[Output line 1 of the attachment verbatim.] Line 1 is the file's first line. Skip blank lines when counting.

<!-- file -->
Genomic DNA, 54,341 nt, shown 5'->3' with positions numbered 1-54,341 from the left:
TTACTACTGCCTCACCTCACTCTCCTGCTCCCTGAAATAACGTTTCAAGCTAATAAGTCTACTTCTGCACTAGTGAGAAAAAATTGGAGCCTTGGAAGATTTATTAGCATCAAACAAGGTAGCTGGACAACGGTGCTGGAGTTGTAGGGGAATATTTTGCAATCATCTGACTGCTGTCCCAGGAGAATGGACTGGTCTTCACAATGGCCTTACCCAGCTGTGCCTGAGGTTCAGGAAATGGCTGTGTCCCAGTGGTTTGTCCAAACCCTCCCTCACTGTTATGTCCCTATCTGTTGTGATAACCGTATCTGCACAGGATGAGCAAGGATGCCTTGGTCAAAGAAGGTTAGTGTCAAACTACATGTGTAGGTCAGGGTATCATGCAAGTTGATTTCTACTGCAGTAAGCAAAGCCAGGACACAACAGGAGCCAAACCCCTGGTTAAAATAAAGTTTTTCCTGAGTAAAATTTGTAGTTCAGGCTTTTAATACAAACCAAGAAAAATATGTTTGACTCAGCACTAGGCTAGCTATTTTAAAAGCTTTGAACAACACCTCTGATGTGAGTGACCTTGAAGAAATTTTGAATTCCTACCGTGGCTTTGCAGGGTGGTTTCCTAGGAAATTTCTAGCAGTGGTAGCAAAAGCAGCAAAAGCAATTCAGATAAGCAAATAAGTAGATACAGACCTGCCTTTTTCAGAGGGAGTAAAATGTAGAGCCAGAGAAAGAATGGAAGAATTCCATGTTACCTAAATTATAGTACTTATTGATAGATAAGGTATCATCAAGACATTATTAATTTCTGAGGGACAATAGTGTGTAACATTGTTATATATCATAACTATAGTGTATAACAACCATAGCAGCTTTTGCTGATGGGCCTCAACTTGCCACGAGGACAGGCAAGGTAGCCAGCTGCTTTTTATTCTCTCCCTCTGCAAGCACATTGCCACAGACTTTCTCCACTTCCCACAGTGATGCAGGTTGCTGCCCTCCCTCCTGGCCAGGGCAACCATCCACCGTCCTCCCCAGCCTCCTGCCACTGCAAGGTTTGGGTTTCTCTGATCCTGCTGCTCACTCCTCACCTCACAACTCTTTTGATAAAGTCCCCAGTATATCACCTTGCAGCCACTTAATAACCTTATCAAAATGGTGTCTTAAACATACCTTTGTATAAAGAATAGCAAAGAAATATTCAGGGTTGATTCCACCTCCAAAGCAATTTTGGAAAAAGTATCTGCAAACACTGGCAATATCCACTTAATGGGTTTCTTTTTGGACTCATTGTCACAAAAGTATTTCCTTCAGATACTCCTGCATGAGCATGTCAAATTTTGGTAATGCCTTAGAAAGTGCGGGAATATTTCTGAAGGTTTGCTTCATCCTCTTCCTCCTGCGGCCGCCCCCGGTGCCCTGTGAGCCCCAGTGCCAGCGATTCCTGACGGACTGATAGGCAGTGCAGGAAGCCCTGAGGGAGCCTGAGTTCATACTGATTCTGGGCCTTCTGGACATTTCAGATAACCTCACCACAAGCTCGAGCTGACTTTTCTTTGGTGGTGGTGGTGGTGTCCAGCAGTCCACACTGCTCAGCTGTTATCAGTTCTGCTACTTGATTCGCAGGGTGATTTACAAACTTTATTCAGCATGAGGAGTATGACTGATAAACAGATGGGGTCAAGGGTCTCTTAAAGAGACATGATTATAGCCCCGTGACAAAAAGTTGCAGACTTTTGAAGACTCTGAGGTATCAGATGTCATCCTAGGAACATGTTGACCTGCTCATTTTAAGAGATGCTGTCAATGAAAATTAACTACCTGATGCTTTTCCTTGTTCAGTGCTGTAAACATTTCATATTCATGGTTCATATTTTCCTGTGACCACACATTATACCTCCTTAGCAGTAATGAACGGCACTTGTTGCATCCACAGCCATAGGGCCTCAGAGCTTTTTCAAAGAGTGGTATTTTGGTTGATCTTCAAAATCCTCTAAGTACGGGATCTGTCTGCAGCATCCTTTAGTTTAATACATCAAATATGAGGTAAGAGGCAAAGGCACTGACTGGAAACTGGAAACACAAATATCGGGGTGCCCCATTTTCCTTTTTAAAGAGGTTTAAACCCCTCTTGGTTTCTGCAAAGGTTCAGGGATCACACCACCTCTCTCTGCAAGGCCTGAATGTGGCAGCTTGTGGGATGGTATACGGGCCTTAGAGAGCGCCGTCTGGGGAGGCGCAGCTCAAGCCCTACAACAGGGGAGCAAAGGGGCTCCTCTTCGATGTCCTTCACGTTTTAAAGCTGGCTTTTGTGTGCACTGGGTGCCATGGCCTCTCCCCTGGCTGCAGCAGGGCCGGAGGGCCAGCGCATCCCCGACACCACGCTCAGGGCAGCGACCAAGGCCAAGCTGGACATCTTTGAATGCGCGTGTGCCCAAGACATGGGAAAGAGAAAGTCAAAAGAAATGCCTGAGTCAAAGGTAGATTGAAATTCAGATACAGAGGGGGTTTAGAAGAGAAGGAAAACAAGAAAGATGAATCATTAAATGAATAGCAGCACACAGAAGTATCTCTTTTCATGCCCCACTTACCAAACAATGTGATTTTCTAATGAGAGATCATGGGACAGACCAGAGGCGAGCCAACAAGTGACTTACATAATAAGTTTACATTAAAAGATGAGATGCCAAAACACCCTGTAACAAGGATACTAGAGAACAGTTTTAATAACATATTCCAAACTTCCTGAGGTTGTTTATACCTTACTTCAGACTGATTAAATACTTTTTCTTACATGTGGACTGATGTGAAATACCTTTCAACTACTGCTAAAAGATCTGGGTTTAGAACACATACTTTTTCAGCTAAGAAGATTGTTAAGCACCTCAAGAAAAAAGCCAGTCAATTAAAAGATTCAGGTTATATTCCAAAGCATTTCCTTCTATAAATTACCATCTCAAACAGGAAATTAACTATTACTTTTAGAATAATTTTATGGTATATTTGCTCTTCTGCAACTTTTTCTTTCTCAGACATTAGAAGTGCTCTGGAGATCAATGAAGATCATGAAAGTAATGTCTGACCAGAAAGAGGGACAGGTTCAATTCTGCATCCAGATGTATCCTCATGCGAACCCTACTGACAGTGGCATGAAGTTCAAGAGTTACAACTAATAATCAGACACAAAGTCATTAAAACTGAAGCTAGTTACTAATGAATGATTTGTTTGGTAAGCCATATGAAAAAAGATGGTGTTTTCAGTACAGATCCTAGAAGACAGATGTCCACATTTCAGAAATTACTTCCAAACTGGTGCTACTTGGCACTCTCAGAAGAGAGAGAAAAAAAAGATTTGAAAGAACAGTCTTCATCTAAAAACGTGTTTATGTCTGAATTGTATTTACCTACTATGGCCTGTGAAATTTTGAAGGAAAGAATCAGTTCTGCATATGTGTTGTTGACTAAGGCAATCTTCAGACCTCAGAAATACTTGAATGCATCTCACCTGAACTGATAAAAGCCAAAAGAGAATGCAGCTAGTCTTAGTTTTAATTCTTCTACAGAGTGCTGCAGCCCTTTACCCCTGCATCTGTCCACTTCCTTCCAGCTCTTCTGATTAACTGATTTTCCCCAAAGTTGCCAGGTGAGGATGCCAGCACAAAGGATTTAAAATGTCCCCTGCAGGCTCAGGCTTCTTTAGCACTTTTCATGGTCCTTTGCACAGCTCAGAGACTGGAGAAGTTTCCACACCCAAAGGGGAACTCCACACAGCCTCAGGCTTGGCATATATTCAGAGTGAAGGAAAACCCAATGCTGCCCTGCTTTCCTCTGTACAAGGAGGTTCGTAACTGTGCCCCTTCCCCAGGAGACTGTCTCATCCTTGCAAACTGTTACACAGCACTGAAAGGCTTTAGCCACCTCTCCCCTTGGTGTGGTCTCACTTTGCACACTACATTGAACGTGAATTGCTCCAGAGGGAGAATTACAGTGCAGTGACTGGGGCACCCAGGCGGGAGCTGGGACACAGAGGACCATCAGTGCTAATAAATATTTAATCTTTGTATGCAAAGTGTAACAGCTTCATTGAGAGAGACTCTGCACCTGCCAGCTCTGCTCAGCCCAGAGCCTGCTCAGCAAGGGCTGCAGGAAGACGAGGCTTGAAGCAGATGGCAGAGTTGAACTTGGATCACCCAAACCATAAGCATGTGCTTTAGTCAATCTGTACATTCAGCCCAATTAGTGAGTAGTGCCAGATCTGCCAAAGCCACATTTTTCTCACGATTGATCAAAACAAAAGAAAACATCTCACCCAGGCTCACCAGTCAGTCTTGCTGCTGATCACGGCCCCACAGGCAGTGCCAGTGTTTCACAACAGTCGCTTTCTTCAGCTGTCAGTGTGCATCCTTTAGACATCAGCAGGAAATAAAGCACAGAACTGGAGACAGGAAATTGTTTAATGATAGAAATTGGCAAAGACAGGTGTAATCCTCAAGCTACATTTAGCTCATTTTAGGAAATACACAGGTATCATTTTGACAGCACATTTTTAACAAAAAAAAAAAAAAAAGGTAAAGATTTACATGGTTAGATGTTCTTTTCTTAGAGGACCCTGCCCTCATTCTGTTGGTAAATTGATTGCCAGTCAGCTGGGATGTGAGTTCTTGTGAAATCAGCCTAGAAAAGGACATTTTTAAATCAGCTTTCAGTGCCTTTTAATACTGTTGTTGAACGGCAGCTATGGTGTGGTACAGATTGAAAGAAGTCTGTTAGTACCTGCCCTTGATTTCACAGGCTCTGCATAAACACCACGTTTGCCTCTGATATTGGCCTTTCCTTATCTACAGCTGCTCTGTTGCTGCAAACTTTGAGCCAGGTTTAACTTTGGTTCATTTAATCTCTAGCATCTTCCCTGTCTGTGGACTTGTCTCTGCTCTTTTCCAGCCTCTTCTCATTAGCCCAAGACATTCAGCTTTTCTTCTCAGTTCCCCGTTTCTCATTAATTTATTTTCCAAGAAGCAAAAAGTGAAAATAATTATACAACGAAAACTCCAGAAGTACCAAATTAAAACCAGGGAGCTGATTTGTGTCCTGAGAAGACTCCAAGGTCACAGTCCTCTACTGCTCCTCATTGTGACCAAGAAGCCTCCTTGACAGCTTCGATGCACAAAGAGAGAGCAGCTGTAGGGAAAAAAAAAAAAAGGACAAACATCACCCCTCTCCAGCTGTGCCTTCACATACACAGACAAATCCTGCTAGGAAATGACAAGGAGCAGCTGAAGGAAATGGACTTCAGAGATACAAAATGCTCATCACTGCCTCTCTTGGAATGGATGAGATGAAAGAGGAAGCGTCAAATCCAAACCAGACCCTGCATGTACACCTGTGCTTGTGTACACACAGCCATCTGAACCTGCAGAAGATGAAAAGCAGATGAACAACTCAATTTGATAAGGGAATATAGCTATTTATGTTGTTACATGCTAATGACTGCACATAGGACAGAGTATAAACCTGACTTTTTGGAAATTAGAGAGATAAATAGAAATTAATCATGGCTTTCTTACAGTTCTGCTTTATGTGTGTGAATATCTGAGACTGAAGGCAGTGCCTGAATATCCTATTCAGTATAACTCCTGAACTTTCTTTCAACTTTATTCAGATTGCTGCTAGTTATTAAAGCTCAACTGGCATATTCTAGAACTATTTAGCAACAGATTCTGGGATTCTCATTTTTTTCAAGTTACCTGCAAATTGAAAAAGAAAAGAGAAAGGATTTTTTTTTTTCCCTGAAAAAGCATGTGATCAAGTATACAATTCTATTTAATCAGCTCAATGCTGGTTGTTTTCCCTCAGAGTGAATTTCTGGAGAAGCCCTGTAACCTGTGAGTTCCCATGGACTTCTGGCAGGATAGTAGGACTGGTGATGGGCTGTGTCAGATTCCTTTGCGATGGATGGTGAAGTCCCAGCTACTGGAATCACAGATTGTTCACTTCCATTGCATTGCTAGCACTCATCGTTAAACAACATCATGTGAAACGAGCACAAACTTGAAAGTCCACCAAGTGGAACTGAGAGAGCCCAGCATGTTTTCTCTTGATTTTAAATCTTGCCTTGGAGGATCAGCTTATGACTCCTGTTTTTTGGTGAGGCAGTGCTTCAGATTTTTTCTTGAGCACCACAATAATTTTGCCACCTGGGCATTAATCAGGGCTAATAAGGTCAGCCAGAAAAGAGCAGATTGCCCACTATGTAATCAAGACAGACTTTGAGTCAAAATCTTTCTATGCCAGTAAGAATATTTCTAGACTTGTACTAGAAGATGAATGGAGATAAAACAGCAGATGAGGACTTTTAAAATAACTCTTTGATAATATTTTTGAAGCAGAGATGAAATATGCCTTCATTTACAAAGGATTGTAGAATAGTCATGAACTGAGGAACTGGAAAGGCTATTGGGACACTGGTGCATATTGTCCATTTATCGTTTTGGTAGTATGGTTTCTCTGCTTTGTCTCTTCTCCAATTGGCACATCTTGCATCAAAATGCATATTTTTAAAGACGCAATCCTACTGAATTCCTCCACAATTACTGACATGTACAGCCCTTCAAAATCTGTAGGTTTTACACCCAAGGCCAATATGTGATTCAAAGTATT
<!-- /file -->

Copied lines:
Genomic DNA, 54,341 nt, shown 5'->3' with positions numbered 1-54,341 from the left: